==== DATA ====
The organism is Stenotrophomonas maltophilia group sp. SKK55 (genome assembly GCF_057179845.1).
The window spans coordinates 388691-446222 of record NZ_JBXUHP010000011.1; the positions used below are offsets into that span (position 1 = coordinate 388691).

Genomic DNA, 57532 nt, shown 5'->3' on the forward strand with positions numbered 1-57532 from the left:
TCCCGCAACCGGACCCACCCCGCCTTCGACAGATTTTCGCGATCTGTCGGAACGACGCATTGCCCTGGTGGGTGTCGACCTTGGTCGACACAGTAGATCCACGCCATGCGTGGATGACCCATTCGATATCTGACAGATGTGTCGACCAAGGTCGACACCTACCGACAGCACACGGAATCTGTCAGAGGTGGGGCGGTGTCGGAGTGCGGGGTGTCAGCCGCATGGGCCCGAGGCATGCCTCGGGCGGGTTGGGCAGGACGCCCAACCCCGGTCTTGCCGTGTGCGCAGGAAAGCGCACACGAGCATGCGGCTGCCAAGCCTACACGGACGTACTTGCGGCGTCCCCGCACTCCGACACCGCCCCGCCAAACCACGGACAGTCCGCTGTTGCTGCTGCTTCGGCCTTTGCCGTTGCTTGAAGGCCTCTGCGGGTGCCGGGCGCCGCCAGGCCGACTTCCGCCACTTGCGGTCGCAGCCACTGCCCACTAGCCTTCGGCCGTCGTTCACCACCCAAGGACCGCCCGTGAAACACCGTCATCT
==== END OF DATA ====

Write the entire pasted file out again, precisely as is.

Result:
The organism is Stenotrophomonas maltophilia group sp. SKK55 (genome assembly GCF_057179845.1).
The window spans coordinates 388691-446222 of record NZ_JBXUHP010000011.1; the positions used below are offsets into that span (position 1 = coordinate 388691).

Genomic DNA, 57532 nt, shown 5'->3' on the forward strand with positions numbered 1-57532 from the left:
TCCCGCAACCGGACCCACCCCGCCTTCGACAGATTTTCGCGATCTGTCGGAACGACGCATTGCCCTGGTGGGTGTCGACCTTGGTCGACACAGTAGATCCACGCCATGCGTGGATGACCCATTCGATATCTGACAGATGTGTCGACCAAGGTCGACACCTACCGACAGCACACGGAATCTGTCAGAGGTGGGGCGGTGTCGGAGTGCGGGGTGTCAGCCGCATGGGCCCGAGGCATGCCTCGGGCGGGTTGGGCAGGACGCCCAACCCCGGTCTTGCCGTGTGCGCAGGAAAGCGCACACGAGCATGCGGCTGCCAAGCCTACACGGACGTACTTGCGGCGTCCCCGCACTCCGACACCGCCCCGCCAAACCACGGACAGTCCGCTGTTGCTGCTGCTTCGGCCTTTGCCGTTGCTTGAAGGCCTCTGCGGGTGCCGGGCGCCGCCAGGCCGACTTCCGCCACTTGCGGTCGCAGCCACTGCCCACTAGCCTTCGGCCGTCGTTCACCACCCAAGGACCGCCCGTGAAACACCGTCATCT